1. Dummedha Jātaka (No.50).– The Bodhisatta was once born as Brahmadatta, king of Bārāṇasī. Seeing that his subjects were much given to offering sacrifices to the gods in course of which animals were killed and other immoral deeds committed, he made proclamation, soon after becoming king, that he had made a vow to offer in sacrifice all those of his subjects who were addicted to the five immoral deeds and walked upon the ten paths of unrighteousness. His ministers were sent to look for such people, and the proclamation had the desired effect (J.i.259 f).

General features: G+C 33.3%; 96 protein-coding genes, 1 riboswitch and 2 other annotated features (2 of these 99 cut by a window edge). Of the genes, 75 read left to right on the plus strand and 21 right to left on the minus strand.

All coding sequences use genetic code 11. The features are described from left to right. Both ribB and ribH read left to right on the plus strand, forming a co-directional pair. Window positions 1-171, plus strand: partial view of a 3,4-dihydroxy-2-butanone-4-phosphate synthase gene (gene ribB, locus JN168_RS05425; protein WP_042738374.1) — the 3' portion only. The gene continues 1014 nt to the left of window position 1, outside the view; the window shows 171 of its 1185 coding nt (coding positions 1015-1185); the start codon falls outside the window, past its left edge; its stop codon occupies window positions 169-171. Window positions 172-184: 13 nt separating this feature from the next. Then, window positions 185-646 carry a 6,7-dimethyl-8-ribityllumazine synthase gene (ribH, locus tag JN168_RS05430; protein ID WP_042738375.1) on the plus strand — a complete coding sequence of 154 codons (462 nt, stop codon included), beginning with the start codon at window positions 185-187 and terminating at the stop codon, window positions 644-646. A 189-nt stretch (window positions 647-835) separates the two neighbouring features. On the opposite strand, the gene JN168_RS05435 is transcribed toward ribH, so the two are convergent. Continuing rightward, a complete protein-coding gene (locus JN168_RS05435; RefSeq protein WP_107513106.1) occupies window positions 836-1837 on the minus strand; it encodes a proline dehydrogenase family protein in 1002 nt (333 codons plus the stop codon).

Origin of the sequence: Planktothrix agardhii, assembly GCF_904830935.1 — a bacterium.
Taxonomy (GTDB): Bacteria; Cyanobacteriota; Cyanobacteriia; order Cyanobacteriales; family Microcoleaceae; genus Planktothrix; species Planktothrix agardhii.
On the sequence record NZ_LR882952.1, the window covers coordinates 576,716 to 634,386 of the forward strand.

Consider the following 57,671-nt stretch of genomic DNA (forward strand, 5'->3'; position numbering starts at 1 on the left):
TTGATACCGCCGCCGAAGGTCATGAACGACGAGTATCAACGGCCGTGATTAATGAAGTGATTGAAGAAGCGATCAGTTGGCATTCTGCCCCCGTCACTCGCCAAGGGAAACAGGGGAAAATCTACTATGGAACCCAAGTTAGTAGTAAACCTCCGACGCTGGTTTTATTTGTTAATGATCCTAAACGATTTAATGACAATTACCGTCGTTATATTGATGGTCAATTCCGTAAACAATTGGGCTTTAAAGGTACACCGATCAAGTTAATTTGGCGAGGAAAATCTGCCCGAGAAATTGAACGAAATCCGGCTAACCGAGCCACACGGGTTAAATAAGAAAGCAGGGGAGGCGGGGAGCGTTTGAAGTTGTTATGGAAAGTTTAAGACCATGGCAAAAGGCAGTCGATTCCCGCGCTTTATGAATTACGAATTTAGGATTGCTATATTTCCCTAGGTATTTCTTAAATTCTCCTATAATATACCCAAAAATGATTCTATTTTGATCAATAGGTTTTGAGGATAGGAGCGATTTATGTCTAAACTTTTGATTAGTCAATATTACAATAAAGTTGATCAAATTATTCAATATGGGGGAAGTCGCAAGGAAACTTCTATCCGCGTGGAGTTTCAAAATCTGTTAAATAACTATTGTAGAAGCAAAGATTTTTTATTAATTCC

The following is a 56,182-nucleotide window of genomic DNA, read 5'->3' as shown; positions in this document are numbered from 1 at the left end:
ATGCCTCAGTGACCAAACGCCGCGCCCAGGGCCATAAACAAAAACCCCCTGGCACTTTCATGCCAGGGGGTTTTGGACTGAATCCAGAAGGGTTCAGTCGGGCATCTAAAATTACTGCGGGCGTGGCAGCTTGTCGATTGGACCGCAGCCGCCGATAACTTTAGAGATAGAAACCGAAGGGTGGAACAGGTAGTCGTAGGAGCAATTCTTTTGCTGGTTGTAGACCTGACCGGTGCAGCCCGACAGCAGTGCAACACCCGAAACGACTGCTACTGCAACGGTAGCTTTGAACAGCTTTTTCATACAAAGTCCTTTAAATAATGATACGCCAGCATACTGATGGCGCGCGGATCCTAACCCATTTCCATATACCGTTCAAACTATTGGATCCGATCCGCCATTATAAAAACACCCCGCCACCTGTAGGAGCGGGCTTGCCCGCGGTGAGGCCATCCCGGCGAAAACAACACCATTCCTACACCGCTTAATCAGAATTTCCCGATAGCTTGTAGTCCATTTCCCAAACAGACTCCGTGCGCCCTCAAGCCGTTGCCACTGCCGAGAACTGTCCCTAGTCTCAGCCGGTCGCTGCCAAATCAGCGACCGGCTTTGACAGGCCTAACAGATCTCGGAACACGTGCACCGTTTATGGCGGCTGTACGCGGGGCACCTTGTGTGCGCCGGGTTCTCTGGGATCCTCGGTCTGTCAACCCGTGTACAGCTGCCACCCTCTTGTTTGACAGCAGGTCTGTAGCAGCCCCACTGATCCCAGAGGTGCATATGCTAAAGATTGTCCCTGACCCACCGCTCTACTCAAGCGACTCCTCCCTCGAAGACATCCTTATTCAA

For the introductory story see the Mahākaṇha Jātaka.
2. Dummedha Jātaka (No.122).– The Bodhisatta was once the state elephant of the Magadha king of Rājagaha. When the king rode in procession, the people had eyes only for the elephant, and the king, in envy, schemed to have the elephant thrown down a precipice. The mahout discovering this, flew on the elephant’s back to Bārāṇasī. The king of Bārāṇasī welcomed them and, with their help, obtained the sovereignty of all India.
The story was told in reference to Devadatta’s envy of people’s praise of the Buddha. Devadatta is identified with the Magadha king, Sāriputta with the king of Bārāṇasī and Ānanda with the mahout. J.i.444 f.